the Rev. Todd R. Goddard, Pastor

Rush United Methodist Church

Luke 24:44-53

Then he said to them, “These are my words that I spoke to you while I was still with you—that everything written about me in the law of Moses, the prophets, and the psalms must be fulfilled.” Then he opened their minds to understand the scriptures, and he said to them, “Thus it is written, that the Messiah is to suffer and to rise from the dead on the third day, and that repentance and forgiveness of sins is to be proclaimed in his name to all nations, beginning from Jerusalem. You are witnesses of these things. And see, I am sending upon you what my Father promised; so stay here in the city until you have been clothed with power from on high.”

Then he led them out as far as Bethany, and, lifting up his hands, he blessed them. While he was blessing them, he withdrew from them and was carried up into heaven. And they worshiped him, and returned to Jerusalem with great joy; and they were continually in the temple blessing God.


I’ve always hated good-byes.

When I was dropped off at college,

I cried like a baby as mom and dad drove out of the parking lot.

When Nicholas, my eldest son, moved to Virginia for seven years,

The hardest thing was to say good-bye after a visit.

I was an emotional basket case driving all the way home

Or watching him pull out of the driveway.

I get choked up seeing soldiers leaving family to go off to war.

Loved ones saying good-bye when death is imminent always brings tears to my eyes.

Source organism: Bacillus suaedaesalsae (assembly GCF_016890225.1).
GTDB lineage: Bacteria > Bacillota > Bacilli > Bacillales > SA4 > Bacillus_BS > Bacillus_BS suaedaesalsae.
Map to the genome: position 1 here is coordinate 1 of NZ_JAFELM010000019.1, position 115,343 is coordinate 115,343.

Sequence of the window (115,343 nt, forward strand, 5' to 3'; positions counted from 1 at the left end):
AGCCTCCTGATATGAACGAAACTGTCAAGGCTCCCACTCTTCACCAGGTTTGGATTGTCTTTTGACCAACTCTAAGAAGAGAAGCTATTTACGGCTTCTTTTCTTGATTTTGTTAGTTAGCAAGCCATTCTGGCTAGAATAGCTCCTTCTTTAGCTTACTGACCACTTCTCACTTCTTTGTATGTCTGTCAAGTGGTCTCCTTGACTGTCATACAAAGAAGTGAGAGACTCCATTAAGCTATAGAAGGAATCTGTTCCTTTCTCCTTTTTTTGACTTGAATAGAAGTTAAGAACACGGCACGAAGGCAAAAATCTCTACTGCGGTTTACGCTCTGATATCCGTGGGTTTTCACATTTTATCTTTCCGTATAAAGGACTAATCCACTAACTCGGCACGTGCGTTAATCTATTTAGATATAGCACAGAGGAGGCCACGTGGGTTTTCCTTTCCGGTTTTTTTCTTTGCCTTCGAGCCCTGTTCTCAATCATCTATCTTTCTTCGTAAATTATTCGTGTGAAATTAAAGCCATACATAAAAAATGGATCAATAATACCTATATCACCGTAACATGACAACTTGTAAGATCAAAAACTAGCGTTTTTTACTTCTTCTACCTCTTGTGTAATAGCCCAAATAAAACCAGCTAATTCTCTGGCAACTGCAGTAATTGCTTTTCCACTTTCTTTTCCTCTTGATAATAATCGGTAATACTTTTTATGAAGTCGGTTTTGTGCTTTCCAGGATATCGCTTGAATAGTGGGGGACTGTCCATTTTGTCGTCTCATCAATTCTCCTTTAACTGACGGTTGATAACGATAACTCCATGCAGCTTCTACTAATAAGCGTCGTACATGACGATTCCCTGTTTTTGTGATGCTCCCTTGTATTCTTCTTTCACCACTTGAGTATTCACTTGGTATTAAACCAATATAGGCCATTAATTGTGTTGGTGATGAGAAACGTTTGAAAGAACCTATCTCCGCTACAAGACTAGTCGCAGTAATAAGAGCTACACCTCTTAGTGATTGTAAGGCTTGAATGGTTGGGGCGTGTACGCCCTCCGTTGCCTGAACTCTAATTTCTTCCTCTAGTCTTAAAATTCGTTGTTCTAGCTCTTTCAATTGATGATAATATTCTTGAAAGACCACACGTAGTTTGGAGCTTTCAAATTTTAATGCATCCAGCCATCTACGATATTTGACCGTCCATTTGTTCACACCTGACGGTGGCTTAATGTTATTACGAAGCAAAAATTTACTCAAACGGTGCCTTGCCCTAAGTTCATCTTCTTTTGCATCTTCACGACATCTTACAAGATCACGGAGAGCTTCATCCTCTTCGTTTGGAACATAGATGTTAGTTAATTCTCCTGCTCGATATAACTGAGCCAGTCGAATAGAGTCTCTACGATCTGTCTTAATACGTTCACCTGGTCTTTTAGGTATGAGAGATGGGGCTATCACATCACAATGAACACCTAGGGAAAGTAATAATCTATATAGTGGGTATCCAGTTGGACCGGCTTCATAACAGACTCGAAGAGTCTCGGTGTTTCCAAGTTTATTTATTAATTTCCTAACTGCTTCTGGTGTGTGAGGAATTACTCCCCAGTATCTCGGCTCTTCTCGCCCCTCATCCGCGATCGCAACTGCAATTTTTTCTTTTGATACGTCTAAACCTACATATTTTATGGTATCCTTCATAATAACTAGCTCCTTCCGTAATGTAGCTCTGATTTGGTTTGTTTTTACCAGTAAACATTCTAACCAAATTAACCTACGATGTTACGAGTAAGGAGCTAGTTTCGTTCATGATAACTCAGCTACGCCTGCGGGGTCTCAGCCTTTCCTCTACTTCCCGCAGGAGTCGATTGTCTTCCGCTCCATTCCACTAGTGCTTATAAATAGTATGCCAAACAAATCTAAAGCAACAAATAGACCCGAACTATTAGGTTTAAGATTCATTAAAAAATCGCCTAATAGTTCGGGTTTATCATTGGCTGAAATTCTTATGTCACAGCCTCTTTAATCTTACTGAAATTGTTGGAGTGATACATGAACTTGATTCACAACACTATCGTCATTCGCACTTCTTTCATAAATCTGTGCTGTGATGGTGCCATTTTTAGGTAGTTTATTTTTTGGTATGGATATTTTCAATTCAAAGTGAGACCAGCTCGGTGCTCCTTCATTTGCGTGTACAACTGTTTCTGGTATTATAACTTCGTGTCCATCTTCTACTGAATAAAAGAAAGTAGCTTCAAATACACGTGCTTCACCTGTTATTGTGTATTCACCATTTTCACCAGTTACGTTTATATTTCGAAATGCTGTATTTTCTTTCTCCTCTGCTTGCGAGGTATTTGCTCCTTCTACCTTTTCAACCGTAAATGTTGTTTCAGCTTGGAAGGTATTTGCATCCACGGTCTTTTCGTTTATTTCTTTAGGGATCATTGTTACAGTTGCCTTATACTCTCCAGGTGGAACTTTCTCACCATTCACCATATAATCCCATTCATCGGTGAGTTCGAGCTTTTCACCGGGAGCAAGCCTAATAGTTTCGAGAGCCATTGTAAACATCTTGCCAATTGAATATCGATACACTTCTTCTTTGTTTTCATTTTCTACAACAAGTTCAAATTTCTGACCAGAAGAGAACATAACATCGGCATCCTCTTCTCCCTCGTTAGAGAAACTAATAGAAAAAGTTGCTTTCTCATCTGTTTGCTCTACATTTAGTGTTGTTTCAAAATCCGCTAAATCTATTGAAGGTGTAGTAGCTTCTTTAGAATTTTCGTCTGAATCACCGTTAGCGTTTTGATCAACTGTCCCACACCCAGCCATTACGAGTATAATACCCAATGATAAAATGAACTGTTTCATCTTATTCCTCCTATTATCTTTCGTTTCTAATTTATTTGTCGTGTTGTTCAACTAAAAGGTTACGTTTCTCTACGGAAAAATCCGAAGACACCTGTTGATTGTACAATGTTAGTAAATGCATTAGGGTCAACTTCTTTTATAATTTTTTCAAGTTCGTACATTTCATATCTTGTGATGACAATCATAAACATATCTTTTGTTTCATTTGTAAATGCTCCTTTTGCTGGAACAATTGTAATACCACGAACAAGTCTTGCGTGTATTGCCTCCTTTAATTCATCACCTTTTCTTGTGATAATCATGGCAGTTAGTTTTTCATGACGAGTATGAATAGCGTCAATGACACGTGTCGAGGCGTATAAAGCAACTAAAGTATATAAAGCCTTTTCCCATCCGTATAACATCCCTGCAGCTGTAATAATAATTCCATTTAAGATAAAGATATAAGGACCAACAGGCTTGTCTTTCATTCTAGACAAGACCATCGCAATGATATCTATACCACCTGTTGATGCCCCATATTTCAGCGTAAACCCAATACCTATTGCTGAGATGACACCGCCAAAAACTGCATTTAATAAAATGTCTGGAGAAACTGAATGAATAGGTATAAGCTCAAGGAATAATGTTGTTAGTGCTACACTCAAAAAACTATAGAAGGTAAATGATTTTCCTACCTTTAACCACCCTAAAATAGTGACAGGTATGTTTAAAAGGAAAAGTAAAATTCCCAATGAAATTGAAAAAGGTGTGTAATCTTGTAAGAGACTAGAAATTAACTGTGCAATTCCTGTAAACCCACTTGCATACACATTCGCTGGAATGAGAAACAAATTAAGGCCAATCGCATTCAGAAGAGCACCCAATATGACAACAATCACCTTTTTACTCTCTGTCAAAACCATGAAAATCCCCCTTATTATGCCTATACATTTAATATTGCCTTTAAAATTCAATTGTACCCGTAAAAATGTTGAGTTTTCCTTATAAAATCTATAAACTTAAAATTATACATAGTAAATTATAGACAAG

Since the age of 19,

I’ve served 12 different churches.

I cried saying good-bye at the 11 I left.

When time is short

There is no time for idle chit-chat.

Words have the potential to last a lifetime

In the memory of your loved one.

Like the discipline of writing a sermon

Choose your words carefully.

Get in everything you mean to say.

Keep it short. Succinct. To the point.

Rehearse it in your thoughts.

Then say it.

It’s time to fly.

And so it is with Jesus’ last, final, earthly moment

With his disciples.

His educational investment had been made.

Jesus crammed a four-year college degree into three years

Of lectures, clinical work, and internships in the field.

Every ounce of effort over the past three years

Had gone into this less-than-perfect band of brothers.

Jesus worked with what he had.

He’s now ready to turn over the keys of his in-person, earthly operation

To the work of an omnipresent, but unseen, Holy Spirit.

His final lecture obviously had an impact

With his first-generation disciples.

They spread the word, told the story, and evangelized like a California wildfire.

Jesus’ farewell has been passed on to every generation since.

Today, it is our turn.

The Good News comes to us.

I’m of the mind that

It is important

To stick with what works;

Go with experience,

The proven,

The best practice.

Listen to the whisper of history.

This is what Jesus has to say

Before he flies away:

Honor scripture,

Proclaim the witness,

Pronounce grace, and

Be empowered by the supremacy of God.

1. Honor scripture.

Everything written about Jesus in the law of Moses, the prophets, and the psalms must be fulfilled.

It does not appear to be Jesus’ intention

To point to any specific Hebrew scripture

That is fulfilled by him.

Rather, that “all Scripture

Finds its ultimate meaning in Jesus,

Particularly in his passion and resurrection.”

(with thanks to professor Richard Carlson, Luther Theological Seminary, as found at workingpreacher.org)

I don’t think it was self-serving job protection,

But I recall my Old Testament professor, Irvin Batdorf,

Who said, “If you want to know Jesus,

You have to know the Old Testament.”

Law and covenant are the necessary foundation

For Jesus to advance a gospel of grace.